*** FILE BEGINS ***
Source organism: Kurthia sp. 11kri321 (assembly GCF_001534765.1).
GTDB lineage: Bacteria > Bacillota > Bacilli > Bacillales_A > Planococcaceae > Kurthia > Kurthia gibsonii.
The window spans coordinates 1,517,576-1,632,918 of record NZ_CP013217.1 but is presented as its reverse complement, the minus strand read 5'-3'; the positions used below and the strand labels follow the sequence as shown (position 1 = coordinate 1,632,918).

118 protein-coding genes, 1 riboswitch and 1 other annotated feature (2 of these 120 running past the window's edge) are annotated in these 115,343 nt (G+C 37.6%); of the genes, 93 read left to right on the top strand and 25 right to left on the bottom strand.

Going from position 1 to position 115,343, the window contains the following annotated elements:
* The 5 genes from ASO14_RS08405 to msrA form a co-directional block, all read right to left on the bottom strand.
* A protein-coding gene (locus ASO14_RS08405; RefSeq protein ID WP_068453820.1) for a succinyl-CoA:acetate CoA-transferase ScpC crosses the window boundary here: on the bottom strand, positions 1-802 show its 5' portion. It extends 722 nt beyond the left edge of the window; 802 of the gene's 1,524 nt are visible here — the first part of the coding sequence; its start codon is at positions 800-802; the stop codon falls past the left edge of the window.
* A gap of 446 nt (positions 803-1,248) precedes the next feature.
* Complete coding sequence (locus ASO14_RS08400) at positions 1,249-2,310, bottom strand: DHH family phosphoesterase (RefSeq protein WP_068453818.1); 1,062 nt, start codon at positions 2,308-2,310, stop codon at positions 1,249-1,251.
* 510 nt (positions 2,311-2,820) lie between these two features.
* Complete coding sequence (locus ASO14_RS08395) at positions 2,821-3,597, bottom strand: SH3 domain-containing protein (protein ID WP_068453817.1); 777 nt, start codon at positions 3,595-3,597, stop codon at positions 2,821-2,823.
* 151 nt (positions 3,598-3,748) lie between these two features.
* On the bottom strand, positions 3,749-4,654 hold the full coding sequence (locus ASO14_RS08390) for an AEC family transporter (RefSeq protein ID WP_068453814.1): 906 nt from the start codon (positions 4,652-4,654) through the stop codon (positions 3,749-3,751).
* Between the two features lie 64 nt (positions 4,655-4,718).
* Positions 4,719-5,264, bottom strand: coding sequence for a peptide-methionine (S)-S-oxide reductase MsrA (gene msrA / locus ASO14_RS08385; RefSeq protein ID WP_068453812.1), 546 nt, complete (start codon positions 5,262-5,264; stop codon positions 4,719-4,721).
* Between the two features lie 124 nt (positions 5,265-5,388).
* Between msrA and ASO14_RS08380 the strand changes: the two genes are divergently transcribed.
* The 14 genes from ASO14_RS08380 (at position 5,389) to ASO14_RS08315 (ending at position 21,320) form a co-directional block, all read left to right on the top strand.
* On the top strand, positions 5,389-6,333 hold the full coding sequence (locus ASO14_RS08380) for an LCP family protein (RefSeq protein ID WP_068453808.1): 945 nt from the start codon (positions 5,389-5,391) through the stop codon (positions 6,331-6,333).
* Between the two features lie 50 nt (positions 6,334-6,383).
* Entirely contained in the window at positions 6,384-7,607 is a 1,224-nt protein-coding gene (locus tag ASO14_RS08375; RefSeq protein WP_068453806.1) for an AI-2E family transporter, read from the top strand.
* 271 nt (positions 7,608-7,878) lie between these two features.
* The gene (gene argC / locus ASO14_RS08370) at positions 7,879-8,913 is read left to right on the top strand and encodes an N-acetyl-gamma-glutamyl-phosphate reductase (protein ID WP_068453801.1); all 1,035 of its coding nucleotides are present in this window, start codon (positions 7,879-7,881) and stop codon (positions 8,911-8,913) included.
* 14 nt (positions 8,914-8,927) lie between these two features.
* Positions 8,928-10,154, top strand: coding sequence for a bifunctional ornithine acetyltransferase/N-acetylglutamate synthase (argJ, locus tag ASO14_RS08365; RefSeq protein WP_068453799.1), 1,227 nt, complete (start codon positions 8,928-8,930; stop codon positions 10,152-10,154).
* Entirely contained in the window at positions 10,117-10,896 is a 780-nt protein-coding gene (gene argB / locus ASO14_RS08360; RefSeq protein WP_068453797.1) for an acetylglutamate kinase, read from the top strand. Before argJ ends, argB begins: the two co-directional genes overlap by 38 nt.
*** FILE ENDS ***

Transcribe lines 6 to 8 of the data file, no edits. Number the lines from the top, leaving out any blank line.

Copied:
* The 5 genes from ASO14_RS08405 to msrA form a co-directional block, all read right to left on the bottom strand.
* A protein-coding gene (locus ASO14_RS08405; RefSeq protein ID WP_068453820.1) for a succinyl-CoA:acetate CoA-transferase ScpC crosses the window boundary here: on the bottom strand, positions 1-802 show its 5' portion. It extends 722 nt beyond the left edge of the window; 802 of the gene's 1,524 nt are visible here — the first part of the coding sequence; its start codon is at positions 800-802; the stop codon falls past the left edge of the window.
* A gap of 446 nt (positions 803-1,248) precedes the next feature.